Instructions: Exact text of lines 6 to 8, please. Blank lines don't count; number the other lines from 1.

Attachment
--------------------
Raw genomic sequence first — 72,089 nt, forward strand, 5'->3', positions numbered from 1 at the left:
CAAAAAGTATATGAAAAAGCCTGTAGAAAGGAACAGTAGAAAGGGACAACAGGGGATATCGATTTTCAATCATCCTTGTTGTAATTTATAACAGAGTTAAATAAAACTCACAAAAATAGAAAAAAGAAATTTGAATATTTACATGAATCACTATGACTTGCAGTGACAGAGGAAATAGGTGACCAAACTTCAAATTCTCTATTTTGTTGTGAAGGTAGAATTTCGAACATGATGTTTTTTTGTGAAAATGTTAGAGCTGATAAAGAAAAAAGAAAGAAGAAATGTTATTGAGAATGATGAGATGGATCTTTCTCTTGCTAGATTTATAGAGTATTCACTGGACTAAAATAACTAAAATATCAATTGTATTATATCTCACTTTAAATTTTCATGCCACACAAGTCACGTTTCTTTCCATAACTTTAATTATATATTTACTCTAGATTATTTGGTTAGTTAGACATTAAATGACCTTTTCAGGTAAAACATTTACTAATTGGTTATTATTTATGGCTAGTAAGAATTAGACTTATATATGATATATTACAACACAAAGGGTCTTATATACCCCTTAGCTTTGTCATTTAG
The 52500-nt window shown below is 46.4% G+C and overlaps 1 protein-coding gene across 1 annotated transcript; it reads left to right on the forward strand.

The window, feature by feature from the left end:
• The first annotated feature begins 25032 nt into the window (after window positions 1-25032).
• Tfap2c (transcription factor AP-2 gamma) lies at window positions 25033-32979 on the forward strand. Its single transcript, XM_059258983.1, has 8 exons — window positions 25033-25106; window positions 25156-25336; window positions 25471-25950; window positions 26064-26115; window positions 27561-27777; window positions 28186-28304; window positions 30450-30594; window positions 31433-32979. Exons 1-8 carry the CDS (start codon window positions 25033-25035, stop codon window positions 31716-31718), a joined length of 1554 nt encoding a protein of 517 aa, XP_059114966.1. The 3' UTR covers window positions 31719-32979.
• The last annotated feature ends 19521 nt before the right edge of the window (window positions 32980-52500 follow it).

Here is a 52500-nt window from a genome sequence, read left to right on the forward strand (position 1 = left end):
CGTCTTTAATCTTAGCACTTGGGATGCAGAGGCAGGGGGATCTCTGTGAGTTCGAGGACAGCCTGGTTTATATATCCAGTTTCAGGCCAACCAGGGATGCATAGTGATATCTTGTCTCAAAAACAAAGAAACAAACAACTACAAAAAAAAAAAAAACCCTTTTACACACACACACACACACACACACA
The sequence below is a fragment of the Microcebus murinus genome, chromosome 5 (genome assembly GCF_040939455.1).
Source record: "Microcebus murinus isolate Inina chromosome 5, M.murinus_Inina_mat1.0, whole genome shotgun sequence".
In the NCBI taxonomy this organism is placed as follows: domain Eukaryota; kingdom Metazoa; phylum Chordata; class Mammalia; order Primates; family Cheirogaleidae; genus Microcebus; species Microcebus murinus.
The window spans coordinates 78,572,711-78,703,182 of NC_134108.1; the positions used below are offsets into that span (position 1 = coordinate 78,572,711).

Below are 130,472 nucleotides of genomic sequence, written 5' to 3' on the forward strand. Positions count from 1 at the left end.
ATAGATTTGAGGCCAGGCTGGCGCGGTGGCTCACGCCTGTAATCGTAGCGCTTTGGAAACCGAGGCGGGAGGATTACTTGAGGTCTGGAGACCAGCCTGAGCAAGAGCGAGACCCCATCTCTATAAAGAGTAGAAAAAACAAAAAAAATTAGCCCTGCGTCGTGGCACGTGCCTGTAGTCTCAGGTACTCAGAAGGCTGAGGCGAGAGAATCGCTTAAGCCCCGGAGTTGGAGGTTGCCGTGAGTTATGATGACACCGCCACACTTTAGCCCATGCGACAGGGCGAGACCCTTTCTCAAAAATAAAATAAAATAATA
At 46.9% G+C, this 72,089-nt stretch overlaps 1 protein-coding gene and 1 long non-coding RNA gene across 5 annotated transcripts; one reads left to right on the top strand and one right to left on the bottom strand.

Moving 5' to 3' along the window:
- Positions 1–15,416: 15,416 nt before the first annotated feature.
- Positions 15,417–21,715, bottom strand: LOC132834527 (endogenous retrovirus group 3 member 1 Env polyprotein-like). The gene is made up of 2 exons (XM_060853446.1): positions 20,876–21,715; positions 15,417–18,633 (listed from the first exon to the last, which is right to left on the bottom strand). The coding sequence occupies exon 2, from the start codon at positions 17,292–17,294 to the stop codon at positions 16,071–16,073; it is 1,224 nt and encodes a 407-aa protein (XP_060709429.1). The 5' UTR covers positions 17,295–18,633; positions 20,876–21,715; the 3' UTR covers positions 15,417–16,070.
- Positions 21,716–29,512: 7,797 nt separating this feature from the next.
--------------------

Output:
• Tfap2c (transcription factor AP-2 gamma) lies at window positions 25033-32979 on the forward strand. Its single transcript, XM_059258983.1, has 8 exons — window positions 25033-25106; window positions 25156-25336; window positions 25471-25950; window positions 26064-26115; window positions 27561-27777; window positions 28186-28304; window positions 30450-30594; window positions 31433-32979. Exons 1-8 carry the CDS (start codon window positions 25033-25035, stop codon window positions 31716-31718), a joined length of 1554 nt encoding a protein of 517 aa, XP_059114966.1. The 3' UTR covers window positions 31719-32979.
• The last annotated feature ends 19521 nt before the right edge of the window (window positions 32980-52500 follow it).

Here is a 52500-nt window from a genome sequence, read left to right on the forward strand (position 1 = left end):